What’s the Difference Between Application, Network, and Gateway Load Balancing?

What’s the difference between application, network, and gateway load balancing?

Application load balancer (ALB), network load balancer (NLB), and gateway load balancer (GLB) are three types of load balancers used in the cloud. Load balancing is the process of distributing network traffic equally across a pool of resources supporting an application. Modern applications process millions of users simultaneously. These high-traffic volumes require many resource servers with duplicate data. To redirect application traffic, ALBs examine the requested content, such as HTTP headers or SSL session IDs. NLBs examine IP addresses and other network information to redirect traffic optimally. GLBs act as a transparent network gateway (a single entry and exit point for all traffic) and distribute traffic while scaling your virtual appliances with the demand.

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How they work: ALB vs. NLB vs. GLB

ALBs, NLBs, and GLBs all provide different functions. Because of this, they work in slightly different ways and include distinct components. 

How an application load balancer works

ALBs distribute incoming traffic across multiple targets, such as EC2 instances. For example, an ecommerce application has a product directory, a shopping cart, and checkout functions. The ALB sends requests for browsing products to servers that contain images and videos but don’t need to maintain open connections. By comparison, it sends shopping cart requests to servers that maintain many client connections and save cart data for a long time.

The ALB has a listener component that checks for connection requests from clients. You can define rules for a listener that determine how the load balancer routes requests to its registered targets. A target group sorts registered targets into groups. You can define rules to route common traffic to an entire group. For example, you can create a target group for general requests and other target groups for requests to the microservices for your application.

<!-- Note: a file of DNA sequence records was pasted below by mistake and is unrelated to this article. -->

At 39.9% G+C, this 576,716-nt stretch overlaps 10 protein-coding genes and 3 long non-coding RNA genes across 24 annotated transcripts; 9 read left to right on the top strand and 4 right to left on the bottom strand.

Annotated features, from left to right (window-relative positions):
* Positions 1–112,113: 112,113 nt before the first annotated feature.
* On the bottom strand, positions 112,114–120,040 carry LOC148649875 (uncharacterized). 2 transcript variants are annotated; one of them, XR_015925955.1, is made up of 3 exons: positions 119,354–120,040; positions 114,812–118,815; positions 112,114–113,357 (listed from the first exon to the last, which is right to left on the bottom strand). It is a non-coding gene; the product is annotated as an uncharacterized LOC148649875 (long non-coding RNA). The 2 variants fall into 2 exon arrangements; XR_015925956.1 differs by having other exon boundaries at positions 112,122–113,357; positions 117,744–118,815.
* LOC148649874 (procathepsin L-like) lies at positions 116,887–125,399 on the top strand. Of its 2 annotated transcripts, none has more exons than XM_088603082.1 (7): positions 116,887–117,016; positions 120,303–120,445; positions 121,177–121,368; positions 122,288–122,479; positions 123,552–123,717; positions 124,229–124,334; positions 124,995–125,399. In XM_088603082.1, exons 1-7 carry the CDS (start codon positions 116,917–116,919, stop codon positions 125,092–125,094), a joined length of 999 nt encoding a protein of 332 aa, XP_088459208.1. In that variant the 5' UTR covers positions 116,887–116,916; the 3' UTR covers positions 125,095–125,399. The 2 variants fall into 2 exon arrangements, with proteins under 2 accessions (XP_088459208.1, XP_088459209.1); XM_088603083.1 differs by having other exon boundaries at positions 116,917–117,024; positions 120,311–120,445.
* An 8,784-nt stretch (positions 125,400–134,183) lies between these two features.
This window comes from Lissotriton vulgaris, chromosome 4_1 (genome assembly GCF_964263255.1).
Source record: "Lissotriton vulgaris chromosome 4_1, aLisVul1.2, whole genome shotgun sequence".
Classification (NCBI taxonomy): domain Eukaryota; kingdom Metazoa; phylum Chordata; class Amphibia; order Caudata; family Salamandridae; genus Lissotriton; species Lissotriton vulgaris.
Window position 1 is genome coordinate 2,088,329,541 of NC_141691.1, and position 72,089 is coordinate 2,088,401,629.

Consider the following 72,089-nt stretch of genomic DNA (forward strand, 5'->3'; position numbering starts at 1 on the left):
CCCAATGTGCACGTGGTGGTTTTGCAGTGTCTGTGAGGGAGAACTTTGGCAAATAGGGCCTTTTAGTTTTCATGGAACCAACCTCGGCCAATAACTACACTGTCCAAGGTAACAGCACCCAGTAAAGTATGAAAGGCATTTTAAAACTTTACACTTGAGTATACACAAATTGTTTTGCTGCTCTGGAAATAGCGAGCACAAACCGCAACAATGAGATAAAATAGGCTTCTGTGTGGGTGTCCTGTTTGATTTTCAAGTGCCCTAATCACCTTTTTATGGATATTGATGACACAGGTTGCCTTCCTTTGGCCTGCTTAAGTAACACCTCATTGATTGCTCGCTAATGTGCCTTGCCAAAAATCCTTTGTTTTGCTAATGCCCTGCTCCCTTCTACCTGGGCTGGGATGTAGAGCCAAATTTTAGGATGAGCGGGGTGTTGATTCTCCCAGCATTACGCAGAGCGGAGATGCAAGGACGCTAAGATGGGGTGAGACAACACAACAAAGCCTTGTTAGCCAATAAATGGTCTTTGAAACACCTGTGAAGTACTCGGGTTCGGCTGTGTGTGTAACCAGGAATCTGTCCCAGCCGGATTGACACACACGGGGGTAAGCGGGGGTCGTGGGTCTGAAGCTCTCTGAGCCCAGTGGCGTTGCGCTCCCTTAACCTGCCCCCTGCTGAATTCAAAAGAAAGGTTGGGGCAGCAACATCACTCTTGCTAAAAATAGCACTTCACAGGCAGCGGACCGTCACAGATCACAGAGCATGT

The following diagram shows how an ALB works.

How a network load balancer works

NLBs distribute traffic based on network conditions. For example, if you have multiple database servers with duplicate data, the NLB routes traffic based on predetermined server IP addresses or server availability.

The NLB monitors the health of its registered targets and routes traffic only to the healthy targets. After the load balancer receives a connection request, it selects a target from the target group for the default rule. It attempts to open a TCP connection to the selected target on the port specified in the listener configuration. Each individual TCP connection is routed to a single target for the life of the connection. Similarly, you can also route a UDP flow consistently to a single target throughout its lifetime. 

How a gateway load balancer works

With a GLB, you can deploy, manage, and scale virtual appliances, such as intrusion detection and prevention, firewalls, and deep packet inspection systems. It creates a single entry and exit point for all appliance traffic and scales your virtual appliances with demand. You can also use it to exchange traffic across virtual private cloud (VPC) boundaries. 

In the GLB, you establish rules using route tables. Depending on the rules that you set up, it selects different target groups to forward traffic to. It receives IP packets and forwards traffic to specific target groups.

Key differences: ALB vs. NLB vs. GLB

ALBs, NLBs, and GLBs operate at different layers of your network communication. An ALB operates on OSI layer 7 and allows for application-level traffic manipulation and routing. An NLB operates on layer 4 for network-level traffic management based on ports and IP addresses. A GLB works across layers 3 and 7, providing balancing and routing services at the network level along with gateway functionality.

Read about the OSI model

Here are other key differences between ALBs, NLBs, and GLBs.

Target types